Get a Fresh Start in the New Year

The start of a new year is also a great time to get a fresh start on your credit… in fact, once those Christmas bills start rolling in, many of us will be looking long and hard at all kinds of ways to cut expenses! Interest rate too high? Maybe it’s time for a different credit card with a low introductory rate! Too many open balances? Consolidate them into a personal loan! Want to pay off lots of small balances? Why not get a balance transfer card and combine all those little credit cards onto one credit card? Look for the one with the lowest interest rate, the best balance transfer terms, and the longest introductory period!

New Year’s is also a great time to do an overall review of your finances, too. Personally, I am beginning to gather the materials for my tax returns and I’m planning my budget for the new year, setting goals, studying where I can save money, etc., so this is the perfect time for me to do my annual review of my credit cards, credit lines, open balances, and so forth. It’s also the perfect time for me to decide if I need to transfer a balance, update a personal loan, or even refinance my house or car.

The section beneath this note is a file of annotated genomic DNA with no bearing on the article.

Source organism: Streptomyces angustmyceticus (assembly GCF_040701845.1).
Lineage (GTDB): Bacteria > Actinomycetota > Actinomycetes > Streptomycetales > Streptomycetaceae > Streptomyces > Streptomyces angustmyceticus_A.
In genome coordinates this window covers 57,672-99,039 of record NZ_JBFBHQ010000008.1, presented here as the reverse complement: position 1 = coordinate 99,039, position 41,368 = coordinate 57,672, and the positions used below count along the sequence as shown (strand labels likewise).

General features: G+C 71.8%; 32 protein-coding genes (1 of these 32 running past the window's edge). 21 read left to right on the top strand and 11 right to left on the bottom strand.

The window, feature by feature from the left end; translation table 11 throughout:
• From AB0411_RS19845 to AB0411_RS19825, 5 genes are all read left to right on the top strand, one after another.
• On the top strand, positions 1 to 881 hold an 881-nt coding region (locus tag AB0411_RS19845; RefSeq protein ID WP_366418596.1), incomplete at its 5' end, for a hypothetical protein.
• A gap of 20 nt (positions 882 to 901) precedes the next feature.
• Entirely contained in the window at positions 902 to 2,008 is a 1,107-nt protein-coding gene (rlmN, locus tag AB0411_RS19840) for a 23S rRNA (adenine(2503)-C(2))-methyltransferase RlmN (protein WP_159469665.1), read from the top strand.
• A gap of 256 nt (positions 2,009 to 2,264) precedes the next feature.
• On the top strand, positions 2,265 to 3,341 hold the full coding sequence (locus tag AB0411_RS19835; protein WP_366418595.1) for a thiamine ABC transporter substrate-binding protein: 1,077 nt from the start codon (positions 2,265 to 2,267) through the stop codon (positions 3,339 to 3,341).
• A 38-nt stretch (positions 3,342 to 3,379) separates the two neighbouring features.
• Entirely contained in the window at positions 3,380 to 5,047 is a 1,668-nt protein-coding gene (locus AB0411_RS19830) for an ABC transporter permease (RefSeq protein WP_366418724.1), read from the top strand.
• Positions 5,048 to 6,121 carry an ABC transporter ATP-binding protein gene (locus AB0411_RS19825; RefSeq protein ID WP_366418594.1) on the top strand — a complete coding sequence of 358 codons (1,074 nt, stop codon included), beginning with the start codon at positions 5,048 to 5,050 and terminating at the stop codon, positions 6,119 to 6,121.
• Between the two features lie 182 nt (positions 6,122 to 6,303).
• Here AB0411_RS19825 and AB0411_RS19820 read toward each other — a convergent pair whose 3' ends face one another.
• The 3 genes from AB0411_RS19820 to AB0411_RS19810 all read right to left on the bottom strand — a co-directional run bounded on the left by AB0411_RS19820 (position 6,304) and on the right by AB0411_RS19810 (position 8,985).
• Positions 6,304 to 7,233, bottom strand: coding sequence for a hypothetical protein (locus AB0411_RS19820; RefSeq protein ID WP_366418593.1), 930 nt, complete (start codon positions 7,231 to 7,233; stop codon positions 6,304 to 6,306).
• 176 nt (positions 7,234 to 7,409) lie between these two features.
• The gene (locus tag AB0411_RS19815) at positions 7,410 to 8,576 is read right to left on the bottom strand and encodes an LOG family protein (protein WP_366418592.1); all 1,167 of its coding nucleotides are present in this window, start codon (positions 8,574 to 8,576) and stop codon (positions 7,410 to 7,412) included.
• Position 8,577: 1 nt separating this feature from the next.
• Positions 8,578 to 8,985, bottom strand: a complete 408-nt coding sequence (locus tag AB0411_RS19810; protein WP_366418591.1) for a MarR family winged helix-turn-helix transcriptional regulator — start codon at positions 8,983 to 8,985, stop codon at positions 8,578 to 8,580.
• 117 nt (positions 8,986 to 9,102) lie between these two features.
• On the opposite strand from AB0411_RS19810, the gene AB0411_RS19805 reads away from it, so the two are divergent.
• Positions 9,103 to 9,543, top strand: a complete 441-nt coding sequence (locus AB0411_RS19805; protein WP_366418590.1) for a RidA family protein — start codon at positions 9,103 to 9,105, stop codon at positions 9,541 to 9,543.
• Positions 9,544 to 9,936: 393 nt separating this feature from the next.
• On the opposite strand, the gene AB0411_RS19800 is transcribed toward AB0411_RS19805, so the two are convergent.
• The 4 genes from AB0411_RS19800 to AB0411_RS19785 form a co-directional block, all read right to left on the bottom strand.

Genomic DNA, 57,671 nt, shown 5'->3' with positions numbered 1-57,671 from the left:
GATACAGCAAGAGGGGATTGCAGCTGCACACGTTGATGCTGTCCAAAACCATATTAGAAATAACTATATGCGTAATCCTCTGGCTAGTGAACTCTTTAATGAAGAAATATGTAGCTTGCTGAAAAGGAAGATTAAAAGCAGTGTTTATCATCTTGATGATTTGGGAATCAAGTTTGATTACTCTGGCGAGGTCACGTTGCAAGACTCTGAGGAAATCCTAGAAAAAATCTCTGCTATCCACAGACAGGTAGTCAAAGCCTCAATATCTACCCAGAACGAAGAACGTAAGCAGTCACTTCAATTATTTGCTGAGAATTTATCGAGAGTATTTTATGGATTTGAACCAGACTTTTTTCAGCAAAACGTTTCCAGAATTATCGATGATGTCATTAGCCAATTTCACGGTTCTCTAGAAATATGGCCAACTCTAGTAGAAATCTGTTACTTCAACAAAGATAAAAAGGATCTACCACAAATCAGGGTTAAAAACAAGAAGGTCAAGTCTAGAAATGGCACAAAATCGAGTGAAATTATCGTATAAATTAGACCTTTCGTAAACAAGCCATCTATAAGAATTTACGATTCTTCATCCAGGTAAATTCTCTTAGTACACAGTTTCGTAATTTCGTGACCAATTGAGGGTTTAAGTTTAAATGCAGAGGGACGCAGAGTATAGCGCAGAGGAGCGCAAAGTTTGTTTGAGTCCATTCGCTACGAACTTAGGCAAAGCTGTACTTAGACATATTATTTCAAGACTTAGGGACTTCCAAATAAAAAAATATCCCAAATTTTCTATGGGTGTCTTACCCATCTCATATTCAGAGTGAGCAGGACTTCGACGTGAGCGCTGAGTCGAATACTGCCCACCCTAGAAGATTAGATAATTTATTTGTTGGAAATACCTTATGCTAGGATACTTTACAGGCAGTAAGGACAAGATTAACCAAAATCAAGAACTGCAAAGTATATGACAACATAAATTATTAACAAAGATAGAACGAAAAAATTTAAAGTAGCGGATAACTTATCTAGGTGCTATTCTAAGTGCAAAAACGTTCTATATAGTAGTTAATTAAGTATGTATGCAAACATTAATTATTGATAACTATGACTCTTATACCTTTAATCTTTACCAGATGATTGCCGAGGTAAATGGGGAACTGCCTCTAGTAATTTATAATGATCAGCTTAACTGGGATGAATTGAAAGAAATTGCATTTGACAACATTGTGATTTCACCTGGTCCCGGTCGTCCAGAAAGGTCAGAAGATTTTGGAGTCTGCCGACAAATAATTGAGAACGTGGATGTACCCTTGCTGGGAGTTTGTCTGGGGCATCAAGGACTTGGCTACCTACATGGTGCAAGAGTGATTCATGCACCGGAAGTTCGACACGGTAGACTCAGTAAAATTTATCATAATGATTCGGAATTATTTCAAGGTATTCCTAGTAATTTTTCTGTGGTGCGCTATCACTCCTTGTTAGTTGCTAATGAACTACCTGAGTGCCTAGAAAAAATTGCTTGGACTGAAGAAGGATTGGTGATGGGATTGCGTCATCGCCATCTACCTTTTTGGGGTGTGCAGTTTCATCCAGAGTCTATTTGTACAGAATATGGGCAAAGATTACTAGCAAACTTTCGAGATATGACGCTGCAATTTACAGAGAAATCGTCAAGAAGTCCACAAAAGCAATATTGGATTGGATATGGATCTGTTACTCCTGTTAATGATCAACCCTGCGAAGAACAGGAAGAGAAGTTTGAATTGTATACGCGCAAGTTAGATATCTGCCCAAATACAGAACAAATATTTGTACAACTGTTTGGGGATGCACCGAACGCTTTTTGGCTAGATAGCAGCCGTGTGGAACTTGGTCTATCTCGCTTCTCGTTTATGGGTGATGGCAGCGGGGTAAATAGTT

But what if your credit is not so good? What if you really need to work on your credit score? Well, the good news is, it’s also a great time to get a fresh start on your credit score! Let’s face it, most of us take a little hit on our credit score every December when we use those credit cards to do our Christmas shopping! So, most of us are looking to improve it after the holidays… Why not start working on yours right now?

Clawing Your Way Back Up

You know, when your credit score is really bad, it can seem like there is no point whatsoever in trying to improve it.  You know what I’m talking about, how many times have you or someone you know made the simple statement, “My credit score is so bad, I’ll never be able to buy a house (or a car, or anything else).”   The truth is, it can be daunting when you think about clawing your way back up to a decent credit score, especially if you’re starting at the bottom of the credit pit.  And sadly, that alone is enough justification for some people to just give up, accept that they will have damaged credit forever, and never do anything to change it.  But it can be done.